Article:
UPDATE: October 16, 2019: Amazon responded to AAFA's salvo Tuesday with a four-page letter to Daniel Lee, the acting assistant U.S. Trade Representative for innovation and intellectual property, detailing that the company goes "well beyond our legal obligations and invest[s] heavily in proactive efforts to prevent counterfeits from ever reaching our stores." Amazon also noted that it stands behind all products sold on the site "even when third-party sellers do not."
In the letter, emailed to Retail Dive, the e-commerce giant pointed to efforts last year that it said prevented more than a million "suspected bad actors" from listing products and blocked more than 3 billion suspicious listings, and maintained that over 99.9% of its assortment "never have received a complaint about a suspected counterfeit from a customer or rights owner."
- For the second year in a row, the American Apparel & Footwear Association recommended that the U.S. trade office flag some of Amazon's websites as "notorious markets" for their proliferation of counterfeit goods.
- The AAFA specifically called out Amazon's Canadian, United Kingdom, German, French and Indian arms. It also asked that the U.S. Trade Representative consider domestic markets, including Amazon's U.S. site, along with international marketplaces.
- AAFA said many of its members "report that the same issues they encounter on Amazon's foreign marketplace extensions also persist on Amazon.com [in the U.S.]." An Amazon spokesperson said in an emailed statement, "Amazon is committed to eliminating counterfeits from its store and is committed to working with AAFA and its members to protect their intellectual property."
As Amazon's third-party sales platform explodes and outpaces its own retail sales, scrutiny on the platform is increasing.
Brands have complained for years about the proliferation of fakes on Amazon's Marketplace, describing a kind of whack-a-mole game in trying to knock counterfeit sellers off the site. This year, Amazon for the first time pointed to counterfeits as a potential risk to its business.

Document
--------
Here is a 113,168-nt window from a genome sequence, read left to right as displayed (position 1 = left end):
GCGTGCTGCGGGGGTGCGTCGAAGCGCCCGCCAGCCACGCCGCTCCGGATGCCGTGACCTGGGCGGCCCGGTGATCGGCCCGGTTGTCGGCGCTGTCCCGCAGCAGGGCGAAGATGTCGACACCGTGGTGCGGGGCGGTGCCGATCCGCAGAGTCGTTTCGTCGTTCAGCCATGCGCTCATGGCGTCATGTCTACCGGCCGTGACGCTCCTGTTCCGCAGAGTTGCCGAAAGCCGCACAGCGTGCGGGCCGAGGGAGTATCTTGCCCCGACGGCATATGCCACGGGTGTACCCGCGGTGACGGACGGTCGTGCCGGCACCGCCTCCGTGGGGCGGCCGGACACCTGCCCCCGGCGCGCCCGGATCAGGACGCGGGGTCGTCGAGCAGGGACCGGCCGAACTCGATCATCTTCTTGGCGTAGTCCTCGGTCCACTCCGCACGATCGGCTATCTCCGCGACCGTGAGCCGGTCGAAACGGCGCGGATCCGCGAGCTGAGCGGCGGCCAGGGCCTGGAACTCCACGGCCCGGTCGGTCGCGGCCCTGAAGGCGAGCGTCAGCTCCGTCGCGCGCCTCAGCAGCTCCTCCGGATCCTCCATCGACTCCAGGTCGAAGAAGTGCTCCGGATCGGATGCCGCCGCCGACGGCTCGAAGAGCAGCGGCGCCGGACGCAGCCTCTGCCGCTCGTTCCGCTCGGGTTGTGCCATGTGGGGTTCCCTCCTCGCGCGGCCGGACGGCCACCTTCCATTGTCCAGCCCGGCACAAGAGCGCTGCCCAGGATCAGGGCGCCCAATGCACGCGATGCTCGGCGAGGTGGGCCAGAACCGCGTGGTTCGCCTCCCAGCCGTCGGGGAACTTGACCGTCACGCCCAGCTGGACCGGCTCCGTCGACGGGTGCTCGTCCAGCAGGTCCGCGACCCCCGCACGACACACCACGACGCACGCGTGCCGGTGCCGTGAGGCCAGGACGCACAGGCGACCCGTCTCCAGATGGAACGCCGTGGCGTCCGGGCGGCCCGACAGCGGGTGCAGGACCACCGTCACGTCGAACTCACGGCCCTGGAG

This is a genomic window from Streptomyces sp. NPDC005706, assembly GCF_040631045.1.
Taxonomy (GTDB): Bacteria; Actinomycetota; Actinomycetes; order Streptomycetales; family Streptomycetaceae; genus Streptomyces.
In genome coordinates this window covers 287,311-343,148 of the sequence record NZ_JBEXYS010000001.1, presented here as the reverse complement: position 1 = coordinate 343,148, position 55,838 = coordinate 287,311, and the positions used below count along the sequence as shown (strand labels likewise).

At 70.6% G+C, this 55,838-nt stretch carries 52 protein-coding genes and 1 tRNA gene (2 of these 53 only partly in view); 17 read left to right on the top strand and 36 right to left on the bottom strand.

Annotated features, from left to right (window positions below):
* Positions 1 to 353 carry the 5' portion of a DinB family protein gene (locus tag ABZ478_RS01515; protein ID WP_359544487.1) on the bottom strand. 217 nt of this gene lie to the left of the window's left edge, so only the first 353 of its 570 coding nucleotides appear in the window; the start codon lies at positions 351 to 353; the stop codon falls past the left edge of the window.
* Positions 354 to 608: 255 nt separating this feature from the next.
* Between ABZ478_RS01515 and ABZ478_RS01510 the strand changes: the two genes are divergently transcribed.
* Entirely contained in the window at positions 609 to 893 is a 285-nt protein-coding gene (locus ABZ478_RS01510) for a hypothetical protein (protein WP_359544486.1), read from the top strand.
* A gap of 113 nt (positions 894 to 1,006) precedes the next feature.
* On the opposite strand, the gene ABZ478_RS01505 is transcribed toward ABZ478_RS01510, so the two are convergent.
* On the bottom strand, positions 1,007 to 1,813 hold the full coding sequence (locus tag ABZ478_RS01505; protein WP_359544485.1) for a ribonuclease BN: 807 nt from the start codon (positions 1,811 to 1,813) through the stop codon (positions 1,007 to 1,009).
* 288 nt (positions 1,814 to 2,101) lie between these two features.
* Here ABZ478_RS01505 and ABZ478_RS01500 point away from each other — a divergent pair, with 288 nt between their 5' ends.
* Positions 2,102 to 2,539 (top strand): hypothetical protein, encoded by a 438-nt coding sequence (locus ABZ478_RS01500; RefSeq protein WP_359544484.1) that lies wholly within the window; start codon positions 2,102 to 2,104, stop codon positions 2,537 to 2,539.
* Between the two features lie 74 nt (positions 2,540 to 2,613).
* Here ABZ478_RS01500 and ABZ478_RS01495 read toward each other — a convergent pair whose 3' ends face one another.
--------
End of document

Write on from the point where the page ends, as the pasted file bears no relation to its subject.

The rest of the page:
As the problem has intensified, Amazon has taken additional steps to block counterfeits. Along with guaranteeing products for customers, Amazon has added a brand registry that gives brands more power to track and control products on the company's website. The company also has a transparency service, which uses unit codes to verify authenticity, and "Project Zero," which combines advanced technology with brands' product knowledge to fight counterfeits.
But AAFA said its members expressed frustration even with some of these recent efforts. The letter quoted one member who requested counterfeit takedown's through Amazon's Brand Registry "only to have the same seller relist the items using different ASIN's, multiple times."
"It has become increasingly frustrating to justify any kind of partnership on the brand protection side, with Amazon," another AAFA member said. "We received timely responses and follow up all throughout the Brand Registry set up process and immediately after. Since then, responses are slow, if we receive a response at all."
The industry group noted Amazon's efforts at "engagement" but also said that "engagement only goes so far — Amazon needs to go further, by demonstrating the commitment to the resources and leadership necessary to make their brand protection programs scalable, transparent, and most importantly, effective."
Amazon's spokesperson said that the company invested more than $400 million in 2018 in staff and tools devoted to rooting out fraud and abuse as the company tries to "drive counterfeits in our stores to zero."
Additionally, some have tied the counterfeit issue to Amazon's market behavior, such as Birkenstock USA CEO David Kahan, who has said Amazon would only work with the brand to clean up brand counterfeits if they offered their full catalog directly through Amazon's site. Similar frustrations over fakes could become an issue in ongoing antitrust probes of Amazon.
AAFA also requested last year that some of Amazon's international sites be designated as notorious markets, but USTR's April report on the topic did not include any of the e-commerce giant's sites.